Battle against pollution: The return of clear water
Updated 14:22, 14-Jun-2020
Li Yunqi

Water is essential to life on Earth, however, water pollution is one of the biggest ecological crises we are facing today on a global scale.

Water pollution control in China started as early as in 1980s, a time when construction was developing in a massive scale and speed, putting an heavy pressure on water bodies across the country.

Qinghai Lake in Qinghai Province, 2019. /VCG

Qinghai Lake in Qinghai Province, 2019. /VCG

Exploring the right way

The first group of measures introduced in the ninth and tenth Five-Year Plans focused mainly on seven key basins (Yangtze River, Yellow River, Pearl River, Songhua River, Huaihe River, Haihe River, and Liaohe River basins). Although the outcome saw some improvements in the ground water quality, the plans lacked thorough evaluation of the degrees of pollution in various water bodies while the targets were set too ahead.

The Environmental Quality Standards for Surface Water was introduced in 2002, in which China's surface water is classified into five grades from I to V, with Grade I defined as the best, while water at Grade V is for agriculture and general landscape usage, and water "inferior to Grade V" is called "unusable."

The ground water quality has seen some gradual improvement. However, in many water areas across the country, eutrophication (enrichment of a water body with minerals and nutrients leading to the excessive growth of algae) became a difficult problem to solve.

Chaohu Lake in Anhui Province, 2007. /VCG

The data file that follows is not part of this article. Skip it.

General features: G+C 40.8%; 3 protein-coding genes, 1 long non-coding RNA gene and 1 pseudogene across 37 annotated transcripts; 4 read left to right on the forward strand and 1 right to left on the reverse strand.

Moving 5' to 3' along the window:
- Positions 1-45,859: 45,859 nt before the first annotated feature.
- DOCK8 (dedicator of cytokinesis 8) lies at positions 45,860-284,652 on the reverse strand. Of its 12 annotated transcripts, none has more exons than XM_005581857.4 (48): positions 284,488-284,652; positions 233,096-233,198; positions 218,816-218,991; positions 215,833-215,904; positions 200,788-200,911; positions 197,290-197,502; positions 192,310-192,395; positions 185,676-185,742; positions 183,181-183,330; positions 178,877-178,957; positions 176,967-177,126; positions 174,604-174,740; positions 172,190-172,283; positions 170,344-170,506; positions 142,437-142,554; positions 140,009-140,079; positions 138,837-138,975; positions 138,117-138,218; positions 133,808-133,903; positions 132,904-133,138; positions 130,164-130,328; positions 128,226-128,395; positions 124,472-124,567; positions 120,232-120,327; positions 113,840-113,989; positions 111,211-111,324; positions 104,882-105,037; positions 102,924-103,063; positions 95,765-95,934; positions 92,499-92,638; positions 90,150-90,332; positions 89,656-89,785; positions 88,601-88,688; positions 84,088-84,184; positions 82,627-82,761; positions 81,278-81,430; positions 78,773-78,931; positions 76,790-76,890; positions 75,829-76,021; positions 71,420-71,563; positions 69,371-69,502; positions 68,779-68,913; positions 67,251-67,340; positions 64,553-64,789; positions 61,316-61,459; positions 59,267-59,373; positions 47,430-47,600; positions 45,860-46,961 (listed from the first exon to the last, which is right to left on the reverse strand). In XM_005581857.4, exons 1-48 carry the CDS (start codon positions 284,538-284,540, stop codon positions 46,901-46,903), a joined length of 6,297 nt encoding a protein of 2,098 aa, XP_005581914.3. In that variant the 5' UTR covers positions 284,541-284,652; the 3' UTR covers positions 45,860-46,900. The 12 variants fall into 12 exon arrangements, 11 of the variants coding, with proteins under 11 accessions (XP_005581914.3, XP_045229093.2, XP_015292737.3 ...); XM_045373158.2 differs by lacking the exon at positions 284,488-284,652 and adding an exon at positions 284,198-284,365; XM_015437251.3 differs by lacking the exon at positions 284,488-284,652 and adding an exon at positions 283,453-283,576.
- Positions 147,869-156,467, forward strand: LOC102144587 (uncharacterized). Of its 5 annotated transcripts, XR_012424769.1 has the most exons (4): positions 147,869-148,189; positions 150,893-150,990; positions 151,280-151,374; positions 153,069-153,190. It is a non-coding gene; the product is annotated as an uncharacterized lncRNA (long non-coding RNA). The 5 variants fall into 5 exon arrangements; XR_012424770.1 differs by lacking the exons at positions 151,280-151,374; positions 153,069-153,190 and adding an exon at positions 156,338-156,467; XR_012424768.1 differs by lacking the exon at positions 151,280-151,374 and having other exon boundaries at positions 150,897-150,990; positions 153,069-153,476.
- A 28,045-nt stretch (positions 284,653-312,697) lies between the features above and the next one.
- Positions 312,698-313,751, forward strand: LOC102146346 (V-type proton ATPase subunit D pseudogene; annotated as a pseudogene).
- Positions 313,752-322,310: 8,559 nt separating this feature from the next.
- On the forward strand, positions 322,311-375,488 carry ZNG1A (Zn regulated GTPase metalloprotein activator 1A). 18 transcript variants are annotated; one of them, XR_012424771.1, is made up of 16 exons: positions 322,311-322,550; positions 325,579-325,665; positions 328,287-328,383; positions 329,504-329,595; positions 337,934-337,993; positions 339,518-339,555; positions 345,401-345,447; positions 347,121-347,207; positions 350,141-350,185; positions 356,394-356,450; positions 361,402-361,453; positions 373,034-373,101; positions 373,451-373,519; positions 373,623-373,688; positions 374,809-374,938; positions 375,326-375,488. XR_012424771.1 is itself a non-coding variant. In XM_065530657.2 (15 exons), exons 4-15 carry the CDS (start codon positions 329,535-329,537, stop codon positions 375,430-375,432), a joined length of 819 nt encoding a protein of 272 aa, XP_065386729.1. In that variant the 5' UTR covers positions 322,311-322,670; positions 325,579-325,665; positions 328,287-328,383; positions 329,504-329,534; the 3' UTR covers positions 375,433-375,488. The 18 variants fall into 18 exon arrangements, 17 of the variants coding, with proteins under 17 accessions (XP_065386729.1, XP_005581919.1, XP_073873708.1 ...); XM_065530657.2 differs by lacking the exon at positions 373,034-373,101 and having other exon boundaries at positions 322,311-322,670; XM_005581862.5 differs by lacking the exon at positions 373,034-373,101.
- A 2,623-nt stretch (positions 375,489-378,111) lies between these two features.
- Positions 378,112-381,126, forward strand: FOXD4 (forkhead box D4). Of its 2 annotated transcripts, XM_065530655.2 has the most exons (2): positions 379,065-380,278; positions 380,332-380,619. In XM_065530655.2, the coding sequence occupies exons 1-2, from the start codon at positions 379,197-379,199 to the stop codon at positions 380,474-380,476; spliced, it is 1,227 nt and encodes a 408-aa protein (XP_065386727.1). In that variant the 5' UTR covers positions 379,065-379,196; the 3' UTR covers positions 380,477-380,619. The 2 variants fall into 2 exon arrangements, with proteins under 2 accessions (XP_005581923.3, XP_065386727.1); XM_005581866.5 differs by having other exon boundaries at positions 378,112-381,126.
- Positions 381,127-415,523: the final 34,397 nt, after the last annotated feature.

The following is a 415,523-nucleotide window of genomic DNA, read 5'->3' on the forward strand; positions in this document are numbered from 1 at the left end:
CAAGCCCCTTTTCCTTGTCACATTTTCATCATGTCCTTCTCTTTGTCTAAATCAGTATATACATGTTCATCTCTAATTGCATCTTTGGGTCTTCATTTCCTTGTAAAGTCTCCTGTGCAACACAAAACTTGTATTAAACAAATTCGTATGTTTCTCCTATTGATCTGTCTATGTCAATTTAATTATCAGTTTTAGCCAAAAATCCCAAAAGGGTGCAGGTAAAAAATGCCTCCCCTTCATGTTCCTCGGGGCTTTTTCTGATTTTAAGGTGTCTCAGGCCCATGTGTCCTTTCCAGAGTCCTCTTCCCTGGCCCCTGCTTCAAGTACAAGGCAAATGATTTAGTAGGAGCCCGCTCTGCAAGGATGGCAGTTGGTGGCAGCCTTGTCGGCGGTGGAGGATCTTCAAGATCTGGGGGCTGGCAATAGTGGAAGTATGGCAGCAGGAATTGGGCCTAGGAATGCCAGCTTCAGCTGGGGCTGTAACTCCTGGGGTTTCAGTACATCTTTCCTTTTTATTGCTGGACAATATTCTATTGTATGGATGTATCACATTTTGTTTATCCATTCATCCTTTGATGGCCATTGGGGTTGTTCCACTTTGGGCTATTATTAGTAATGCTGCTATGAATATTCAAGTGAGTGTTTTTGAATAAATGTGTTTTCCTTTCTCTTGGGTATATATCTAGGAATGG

Chaohu Lake in Anhui Province, 2007. /VCG

The 'strictest plan'

In 2014, an annual report released by the Ministry of Ecology and Environment (MEE) about the surface water quality in 2013 showed moderate pollution with several urban water bodies severely polluted. The percentage of water "inferior to Grade V" was still high at nine.

With growing concern as well as thorough study of the country's water pollution situation, in April 2015, the State Council released the Action Plan for Prevention and Control of Water Pollution, also known as the "ten-point plan." The action plan proposed that by 2020, above 70 percent (75 percent by 2030) of the water areas of the seven key basins will have at least Grade Ⅲ water quality standard; over 93 percent (95 percent by 2030) of the drinking water sources in prefecture-level cities will reach at least Grade Ⅲ.

Bringing back clear water

Algae bloom in Dianchi Lake, Kunming City, Yunnan Province, 2012. /VCG

Algae bloom in Dianchi Lake, Kunming City, Yunnan Province, 2012. /VCG

Yunnan Dianchi Lake was one of the most polluted lakes in China. It has suffered from eutrophication since the early 2000s. However, Dianchi Lake was a major source of freshwater fish in Kunming City 30 years ago. As the city grew, industrial fertilizers and a continuous discharge of untreated sewage directly into the lake eventually turn it into a pile of dead green water enveloped in the stench of the algae.

As part of the 12th Five-Year Plan, Kunming City invested 42 billion yuan (5.8 billion U.S. dollars) in pollution control in the Lake. A series of river redirection into the lake also helped reducing the algae in Dianchi. Starting from 2016, the water quality has seen a significant improvement.

In 2018, the previous "inferior than Grade V" water quality reached IV and remained the same in 2019. Bird-lovers are seeing more and more migratory birds stopping over at Dianchi Lake every year.

Dianchi Lake in 2019. /VCG

Dianchi Lake in 2019. /VCG

Looking forward

According to the latest report released by MEE  in May this year, the surface water at and above Grade III in China has reached 74.9 percent, while the "inferior than Grade V" water has reduced to 3.4 percent, meeting the targets set in the "ten-point plan."

Going forward, eliminating "inferior than Grade V" water is still a long battle to fight. Restoring lake and river, implementing better sewage treatment systems, tackling urban and rural water disposal problems, as well as evaluating high-risk industries along water bodies are the four major tasks in the coming years.

(All images via VCG.)

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